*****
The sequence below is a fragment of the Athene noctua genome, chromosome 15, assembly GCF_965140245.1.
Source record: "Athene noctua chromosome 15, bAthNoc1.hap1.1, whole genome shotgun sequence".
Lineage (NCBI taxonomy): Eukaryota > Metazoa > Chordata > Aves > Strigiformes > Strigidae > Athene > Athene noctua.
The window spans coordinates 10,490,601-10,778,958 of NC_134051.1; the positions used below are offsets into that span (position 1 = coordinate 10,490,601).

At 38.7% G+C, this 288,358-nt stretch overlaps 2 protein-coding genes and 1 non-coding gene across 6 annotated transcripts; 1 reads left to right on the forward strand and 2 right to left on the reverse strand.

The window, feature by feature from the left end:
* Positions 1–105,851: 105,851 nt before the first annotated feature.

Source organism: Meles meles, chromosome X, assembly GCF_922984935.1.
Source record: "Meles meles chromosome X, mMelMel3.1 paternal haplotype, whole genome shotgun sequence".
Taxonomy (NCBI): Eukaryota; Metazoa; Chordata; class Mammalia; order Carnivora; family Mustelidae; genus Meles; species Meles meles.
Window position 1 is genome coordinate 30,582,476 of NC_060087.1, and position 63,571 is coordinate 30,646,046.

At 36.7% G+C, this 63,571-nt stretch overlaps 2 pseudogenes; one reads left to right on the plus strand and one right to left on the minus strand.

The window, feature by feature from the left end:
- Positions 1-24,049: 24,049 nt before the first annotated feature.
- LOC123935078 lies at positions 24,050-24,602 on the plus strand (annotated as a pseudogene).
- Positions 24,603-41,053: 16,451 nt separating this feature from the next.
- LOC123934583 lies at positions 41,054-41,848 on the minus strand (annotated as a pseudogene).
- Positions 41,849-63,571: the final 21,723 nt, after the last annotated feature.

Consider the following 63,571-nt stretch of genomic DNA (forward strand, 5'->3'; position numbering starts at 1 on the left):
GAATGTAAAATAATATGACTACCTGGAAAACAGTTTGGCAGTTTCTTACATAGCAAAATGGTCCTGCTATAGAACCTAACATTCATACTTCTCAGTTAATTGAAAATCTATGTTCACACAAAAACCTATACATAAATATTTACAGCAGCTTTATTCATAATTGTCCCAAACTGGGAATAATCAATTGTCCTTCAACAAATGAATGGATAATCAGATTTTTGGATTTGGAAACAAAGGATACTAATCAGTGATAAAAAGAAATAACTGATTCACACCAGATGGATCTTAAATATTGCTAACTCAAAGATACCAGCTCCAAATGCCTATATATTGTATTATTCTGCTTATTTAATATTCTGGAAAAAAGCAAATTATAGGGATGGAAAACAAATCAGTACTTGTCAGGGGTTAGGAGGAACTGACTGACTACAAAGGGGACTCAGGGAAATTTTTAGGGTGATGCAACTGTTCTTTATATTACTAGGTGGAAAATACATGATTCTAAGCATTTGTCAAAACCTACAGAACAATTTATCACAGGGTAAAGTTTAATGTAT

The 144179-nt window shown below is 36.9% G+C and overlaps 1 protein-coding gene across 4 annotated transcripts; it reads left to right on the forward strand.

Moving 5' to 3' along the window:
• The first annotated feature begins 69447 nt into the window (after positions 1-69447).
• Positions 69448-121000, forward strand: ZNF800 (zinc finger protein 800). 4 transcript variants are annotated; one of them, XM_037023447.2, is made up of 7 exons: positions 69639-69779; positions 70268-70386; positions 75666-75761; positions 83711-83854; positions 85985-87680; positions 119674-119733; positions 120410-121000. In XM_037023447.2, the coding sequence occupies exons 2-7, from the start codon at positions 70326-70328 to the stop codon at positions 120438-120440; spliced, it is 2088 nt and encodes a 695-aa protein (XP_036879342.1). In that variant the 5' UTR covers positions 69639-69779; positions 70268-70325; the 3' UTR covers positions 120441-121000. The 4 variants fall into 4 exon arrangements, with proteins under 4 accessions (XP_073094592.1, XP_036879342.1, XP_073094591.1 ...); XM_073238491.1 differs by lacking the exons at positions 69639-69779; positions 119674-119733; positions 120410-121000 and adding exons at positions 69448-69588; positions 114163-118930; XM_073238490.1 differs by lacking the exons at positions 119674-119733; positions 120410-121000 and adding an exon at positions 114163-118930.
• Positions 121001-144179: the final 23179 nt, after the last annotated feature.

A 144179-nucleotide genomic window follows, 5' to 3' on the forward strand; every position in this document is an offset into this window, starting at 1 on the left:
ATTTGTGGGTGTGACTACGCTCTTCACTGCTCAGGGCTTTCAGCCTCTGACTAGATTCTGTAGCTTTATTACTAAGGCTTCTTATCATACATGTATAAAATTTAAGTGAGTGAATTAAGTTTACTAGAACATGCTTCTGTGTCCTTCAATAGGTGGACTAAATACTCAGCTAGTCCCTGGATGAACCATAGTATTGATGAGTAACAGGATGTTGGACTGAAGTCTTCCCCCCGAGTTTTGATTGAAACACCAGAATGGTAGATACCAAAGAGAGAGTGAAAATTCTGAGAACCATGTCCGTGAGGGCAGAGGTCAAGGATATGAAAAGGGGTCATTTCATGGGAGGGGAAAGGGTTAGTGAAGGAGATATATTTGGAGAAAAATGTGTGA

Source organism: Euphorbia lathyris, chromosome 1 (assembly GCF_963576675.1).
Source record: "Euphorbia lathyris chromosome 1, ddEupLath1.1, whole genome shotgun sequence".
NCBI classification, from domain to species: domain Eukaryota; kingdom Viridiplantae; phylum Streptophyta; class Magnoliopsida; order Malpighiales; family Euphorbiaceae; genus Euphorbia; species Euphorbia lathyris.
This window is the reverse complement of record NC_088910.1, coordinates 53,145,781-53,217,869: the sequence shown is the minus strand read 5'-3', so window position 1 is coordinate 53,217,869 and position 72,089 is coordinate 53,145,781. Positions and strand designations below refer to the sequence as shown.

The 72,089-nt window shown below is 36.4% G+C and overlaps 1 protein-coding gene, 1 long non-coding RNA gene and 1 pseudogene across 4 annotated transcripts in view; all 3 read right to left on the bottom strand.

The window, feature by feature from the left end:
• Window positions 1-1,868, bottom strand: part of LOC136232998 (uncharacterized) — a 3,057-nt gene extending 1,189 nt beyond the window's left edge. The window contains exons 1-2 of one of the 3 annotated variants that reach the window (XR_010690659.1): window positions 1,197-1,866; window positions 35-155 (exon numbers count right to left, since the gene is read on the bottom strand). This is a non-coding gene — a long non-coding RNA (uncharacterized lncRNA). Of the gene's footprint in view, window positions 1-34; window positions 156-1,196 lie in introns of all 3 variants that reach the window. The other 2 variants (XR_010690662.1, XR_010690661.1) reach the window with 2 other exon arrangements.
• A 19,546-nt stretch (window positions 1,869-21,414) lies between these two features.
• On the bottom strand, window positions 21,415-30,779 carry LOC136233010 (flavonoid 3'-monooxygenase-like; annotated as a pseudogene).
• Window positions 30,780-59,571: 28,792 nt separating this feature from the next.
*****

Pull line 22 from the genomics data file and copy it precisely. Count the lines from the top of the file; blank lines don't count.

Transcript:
Moving 5' to 3' along the window: